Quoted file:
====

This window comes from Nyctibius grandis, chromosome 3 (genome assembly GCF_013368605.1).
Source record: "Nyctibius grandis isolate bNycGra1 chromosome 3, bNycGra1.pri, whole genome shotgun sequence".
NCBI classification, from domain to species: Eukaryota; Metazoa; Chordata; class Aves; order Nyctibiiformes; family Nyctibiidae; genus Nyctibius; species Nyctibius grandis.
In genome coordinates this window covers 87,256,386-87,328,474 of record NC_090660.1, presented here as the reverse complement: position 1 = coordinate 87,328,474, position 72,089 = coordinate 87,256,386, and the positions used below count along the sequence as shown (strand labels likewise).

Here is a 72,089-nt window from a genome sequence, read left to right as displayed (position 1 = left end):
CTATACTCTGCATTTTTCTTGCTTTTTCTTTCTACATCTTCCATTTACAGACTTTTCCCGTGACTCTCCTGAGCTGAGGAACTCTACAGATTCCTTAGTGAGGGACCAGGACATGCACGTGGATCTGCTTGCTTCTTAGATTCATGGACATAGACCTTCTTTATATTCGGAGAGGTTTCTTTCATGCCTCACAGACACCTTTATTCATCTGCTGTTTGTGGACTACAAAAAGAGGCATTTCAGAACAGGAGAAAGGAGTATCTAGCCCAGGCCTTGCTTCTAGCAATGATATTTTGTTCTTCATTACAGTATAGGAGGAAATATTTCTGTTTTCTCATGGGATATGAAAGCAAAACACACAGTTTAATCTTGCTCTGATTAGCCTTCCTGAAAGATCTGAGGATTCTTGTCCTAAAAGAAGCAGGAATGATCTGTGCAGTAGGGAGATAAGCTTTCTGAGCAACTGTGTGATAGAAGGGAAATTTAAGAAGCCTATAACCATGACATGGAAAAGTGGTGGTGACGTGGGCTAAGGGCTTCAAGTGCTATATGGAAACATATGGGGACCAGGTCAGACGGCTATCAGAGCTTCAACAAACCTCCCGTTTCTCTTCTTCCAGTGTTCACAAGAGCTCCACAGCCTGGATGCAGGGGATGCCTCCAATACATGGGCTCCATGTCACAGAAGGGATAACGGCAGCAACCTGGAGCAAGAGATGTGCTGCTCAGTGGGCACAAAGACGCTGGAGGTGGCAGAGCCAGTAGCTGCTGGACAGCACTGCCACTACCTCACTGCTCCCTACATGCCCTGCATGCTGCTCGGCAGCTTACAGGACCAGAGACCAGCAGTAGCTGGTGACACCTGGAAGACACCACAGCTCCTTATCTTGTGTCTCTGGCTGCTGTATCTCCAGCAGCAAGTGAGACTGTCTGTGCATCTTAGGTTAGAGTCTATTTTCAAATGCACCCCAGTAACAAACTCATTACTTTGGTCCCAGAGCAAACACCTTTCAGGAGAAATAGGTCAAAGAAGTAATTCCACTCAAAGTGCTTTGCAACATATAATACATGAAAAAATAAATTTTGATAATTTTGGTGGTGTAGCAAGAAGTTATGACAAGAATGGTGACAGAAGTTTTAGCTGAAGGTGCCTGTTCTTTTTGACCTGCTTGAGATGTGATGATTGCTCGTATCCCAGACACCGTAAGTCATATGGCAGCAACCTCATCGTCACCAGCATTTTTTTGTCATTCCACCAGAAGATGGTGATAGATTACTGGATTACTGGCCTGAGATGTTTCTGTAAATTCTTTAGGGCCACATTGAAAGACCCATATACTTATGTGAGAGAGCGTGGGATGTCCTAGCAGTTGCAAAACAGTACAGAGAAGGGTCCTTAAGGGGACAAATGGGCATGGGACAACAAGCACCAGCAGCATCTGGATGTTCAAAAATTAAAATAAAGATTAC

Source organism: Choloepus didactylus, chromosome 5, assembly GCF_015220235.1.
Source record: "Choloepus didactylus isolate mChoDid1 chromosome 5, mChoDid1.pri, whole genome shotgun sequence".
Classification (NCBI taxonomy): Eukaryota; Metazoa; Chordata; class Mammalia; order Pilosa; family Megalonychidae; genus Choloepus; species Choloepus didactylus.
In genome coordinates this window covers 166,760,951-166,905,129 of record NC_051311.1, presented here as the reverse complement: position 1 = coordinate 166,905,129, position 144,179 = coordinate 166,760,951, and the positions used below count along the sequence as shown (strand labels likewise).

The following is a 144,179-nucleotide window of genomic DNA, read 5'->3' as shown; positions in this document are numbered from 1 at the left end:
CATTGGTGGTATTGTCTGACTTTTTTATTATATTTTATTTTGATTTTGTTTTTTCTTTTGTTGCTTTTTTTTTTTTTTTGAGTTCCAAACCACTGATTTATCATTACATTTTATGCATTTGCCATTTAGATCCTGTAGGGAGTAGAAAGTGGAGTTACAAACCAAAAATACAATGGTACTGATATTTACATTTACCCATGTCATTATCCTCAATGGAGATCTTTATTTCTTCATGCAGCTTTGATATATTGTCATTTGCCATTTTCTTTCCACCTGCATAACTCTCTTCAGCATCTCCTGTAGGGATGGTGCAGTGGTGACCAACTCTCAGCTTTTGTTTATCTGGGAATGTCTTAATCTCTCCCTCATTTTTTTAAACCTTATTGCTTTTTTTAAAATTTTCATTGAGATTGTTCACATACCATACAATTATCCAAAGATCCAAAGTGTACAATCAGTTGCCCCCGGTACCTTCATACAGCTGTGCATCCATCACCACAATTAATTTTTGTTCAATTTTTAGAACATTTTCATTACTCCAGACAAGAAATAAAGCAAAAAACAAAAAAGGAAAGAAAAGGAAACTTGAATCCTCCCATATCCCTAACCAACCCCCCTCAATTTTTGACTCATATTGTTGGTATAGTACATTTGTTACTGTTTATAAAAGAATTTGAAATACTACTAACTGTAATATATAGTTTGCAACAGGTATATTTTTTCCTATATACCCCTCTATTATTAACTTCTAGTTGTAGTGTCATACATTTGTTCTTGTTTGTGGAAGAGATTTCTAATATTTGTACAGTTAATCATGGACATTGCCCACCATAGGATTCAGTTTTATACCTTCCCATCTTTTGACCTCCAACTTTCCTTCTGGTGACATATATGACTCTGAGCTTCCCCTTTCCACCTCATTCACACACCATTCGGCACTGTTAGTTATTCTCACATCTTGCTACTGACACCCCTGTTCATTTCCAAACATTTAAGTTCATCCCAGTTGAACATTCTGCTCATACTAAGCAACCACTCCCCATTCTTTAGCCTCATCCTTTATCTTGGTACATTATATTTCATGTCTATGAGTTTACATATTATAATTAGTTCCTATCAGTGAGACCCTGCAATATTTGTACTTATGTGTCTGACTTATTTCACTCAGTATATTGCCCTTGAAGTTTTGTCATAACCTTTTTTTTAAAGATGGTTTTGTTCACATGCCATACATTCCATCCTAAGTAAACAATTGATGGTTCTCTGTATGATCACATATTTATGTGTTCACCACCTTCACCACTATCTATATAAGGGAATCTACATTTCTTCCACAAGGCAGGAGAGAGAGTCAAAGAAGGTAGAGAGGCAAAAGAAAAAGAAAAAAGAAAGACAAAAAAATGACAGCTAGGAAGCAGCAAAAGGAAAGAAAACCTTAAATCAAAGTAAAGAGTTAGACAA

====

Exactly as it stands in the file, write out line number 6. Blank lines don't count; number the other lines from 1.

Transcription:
CTATACTCTGCATTTTTCTTGCTTTTTCTTTCTACATCTTCCATTTACAGACTTTTCCCGTGACTCTCCTGAGCTGAGGAACTCTACAGATTCCTTAGTGAGGGACCAGGACATGCACGTGGATCTGCTTGCTTCTTAGATTCATGGACATAGACCTTCTTTATATTCGGAGAGGTTTCTTTCATGCCTCACAGACACCTTTATTCATCTGCTGTTTGTGGACTACAAAAAGAGGCATTTCAGAACAGGAGAAAGGAGTATCTAGCCCAGGCCTTGCTTCTAGCAATGATATTTTGTTCTTCATTACAGTATAGGAGGAAATATTTCTGTTTTCTCATGGGATATGAAAGCAAAACACACAGTTTAATCTTGCTCTGATTAGCCTTCCTGAAAGATCTGAGGATTCTTGTCCTAAAAGAAGCAGGAATGATCTGTGCAGTAGGGAGATAAGCTTTCTGAGCAACTGTGTGATAGAAGGGAAATTTAAGAAGCCTATAACCATGACATGGAAAAGTGGTGGTGACGTGGGCTAAGGGCTTCAAGTGCTATATGGAAACATATGGGGACCAGGTCAGACGGCTATCAGAGCTTCAACAAACCTCCCGTTTCTCTTCTTCCAGTGTTCACAAGAGCTCCACAGCCTGGATGCAGGGGATGCCTCCAATACATGGGCTCCATGTCACAGAAGGGATAACGGCAGCAACCTGGAGCAAGAGATGTGCTGCTCAGTGGGCACAAAGACGCTGGAGGTGGCAGAGCCAGTAGCTGCTGGACAGCACTGCCACTACCTCACTGCTCCCTACATGCCCTGCATGCTGCTCGGCAGCTTACAGGACCAGAGACCAGCAGTAGCTGGTGACACCTGGAAGACACCACAGCTCCTTATCTTGTGTCTCTGGCTGCTGTATCTCCAGCAGCAAGTGAGACTGTCTGTGCATCTTAGGTTAGAGTCTATTTTCAAATGCACCCCAGTAACAAACTCATTACTTTGGTCCCAGAGCAAACACCTTTCAGGAGAAATAGGTCAAAGAAGTAATTCCACTCAAAGTGCTTTGCAACATATAATACATGAAAAAATAAATTTTGATAATTTTGGTGGTGTAGCAAGAAGTTATGACAAGAATGGTGACAGAAGTTTTAGCTGAAGGTGCCTGTTCTTTTTGACCTGCTTGAGATGTGATGATTGCTCGTATCCCAGACACCGTAAGTCATATGGCAGCAACCTCATCGTCACCAGCATTTTTTTGTCATTCCACCAGAAGATGGTGATAGATTACTGGATTACTGGCCTGAGATGTTTCTGTAAATTCTTTAGGGCCACATTGAAAGACCCATATACTTATGTGAGAGAGCGTGGGATGTCCTAGCAGTTGCAAAACAGTACAGAGAAGGGTCCTTAAGGGGACAAATGGGCATGGGACAACAAGCACCAGCAGCATCTGGATGTTCAAAAATTAAAATAAAGATTAC